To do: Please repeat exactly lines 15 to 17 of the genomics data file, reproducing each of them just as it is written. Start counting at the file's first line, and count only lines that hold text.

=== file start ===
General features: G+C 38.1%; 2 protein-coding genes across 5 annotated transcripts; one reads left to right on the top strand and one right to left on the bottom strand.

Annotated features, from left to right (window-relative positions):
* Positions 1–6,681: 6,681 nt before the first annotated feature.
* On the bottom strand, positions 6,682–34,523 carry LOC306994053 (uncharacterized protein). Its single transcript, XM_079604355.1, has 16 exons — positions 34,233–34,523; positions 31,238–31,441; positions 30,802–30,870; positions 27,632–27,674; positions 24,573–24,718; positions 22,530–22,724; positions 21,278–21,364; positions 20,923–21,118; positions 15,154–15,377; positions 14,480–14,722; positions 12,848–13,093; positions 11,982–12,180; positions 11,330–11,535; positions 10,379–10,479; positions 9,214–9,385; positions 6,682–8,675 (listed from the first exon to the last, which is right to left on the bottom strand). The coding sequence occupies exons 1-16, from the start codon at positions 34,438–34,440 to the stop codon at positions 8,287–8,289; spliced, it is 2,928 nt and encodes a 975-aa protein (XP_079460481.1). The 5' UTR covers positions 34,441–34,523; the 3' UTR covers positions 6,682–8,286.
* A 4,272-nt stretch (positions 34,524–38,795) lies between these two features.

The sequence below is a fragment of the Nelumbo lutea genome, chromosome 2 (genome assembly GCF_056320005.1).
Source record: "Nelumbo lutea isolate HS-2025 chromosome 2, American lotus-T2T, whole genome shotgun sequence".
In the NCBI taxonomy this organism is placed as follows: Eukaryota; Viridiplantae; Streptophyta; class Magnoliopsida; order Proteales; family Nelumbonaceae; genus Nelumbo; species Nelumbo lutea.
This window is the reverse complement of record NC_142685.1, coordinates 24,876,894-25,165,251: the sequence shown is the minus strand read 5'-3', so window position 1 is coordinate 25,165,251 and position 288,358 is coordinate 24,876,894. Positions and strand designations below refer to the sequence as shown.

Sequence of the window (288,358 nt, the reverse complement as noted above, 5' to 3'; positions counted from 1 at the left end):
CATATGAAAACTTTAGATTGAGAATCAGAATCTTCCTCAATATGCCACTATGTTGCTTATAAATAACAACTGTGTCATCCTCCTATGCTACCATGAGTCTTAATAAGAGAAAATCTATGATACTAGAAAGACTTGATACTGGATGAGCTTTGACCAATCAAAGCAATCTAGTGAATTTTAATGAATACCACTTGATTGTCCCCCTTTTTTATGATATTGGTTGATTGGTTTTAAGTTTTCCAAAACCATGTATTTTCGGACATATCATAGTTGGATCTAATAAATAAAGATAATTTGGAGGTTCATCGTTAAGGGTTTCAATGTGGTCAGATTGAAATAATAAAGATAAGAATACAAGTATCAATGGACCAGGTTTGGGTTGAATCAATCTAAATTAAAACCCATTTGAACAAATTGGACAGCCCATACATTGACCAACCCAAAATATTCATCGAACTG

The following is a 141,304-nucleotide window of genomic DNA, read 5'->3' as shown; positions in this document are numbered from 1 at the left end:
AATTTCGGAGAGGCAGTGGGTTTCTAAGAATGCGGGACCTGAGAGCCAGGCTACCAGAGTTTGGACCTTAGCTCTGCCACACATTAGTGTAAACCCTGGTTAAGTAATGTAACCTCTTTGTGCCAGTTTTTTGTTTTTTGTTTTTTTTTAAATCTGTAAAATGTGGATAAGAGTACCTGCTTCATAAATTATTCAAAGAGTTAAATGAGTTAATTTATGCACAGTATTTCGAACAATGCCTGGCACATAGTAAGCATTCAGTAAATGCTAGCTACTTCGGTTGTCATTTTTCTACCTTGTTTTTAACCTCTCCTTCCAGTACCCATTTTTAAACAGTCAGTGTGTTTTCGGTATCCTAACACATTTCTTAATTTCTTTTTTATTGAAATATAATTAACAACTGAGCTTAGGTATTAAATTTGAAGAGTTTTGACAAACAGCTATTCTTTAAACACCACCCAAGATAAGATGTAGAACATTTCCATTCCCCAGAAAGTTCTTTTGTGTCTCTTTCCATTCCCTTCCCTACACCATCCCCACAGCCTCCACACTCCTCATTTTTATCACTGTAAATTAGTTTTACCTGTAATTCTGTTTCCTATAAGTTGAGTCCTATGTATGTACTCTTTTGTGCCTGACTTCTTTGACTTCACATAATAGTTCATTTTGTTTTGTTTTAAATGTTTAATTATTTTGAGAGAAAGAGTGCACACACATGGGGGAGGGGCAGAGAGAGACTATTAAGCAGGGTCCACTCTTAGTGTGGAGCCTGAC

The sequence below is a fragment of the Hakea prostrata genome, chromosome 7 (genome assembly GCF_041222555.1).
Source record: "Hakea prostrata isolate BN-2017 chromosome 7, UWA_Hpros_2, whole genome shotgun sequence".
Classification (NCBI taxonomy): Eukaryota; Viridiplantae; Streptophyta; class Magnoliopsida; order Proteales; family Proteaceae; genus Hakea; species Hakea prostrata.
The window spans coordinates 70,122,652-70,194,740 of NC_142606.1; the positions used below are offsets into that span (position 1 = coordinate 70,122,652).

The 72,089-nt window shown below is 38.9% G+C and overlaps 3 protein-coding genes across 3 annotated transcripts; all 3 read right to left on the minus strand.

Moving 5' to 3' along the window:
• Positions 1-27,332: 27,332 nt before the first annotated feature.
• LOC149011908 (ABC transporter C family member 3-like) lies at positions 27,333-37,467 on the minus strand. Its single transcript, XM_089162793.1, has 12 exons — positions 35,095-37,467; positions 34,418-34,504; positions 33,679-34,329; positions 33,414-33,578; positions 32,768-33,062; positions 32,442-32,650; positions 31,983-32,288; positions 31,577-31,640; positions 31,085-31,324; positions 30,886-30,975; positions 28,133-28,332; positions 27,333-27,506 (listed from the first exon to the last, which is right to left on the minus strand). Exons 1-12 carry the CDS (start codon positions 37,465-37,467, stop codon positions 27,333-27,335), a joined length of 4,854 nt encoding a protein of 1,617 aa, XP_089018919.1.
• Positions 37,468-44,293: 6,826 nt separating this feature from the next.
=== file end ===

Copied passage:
Source record: "Hakea prostrata isolate BN-2017 chromosome 7, UWA_Hpros_2, whole genome shotgun sequence".
Classification (NCBI taxonomy): Eukaryota; Viridiplantae; Streptophyta; class Magnoliopsida; order Proteales; family Proteaceae; genus Hakea; species Hakea prostrata.
The window spans coordinates 70,122,652-70,194,740 of NC_142606.1; the positions used below are offsets into that span (position 1 = coordinate 70,122,652).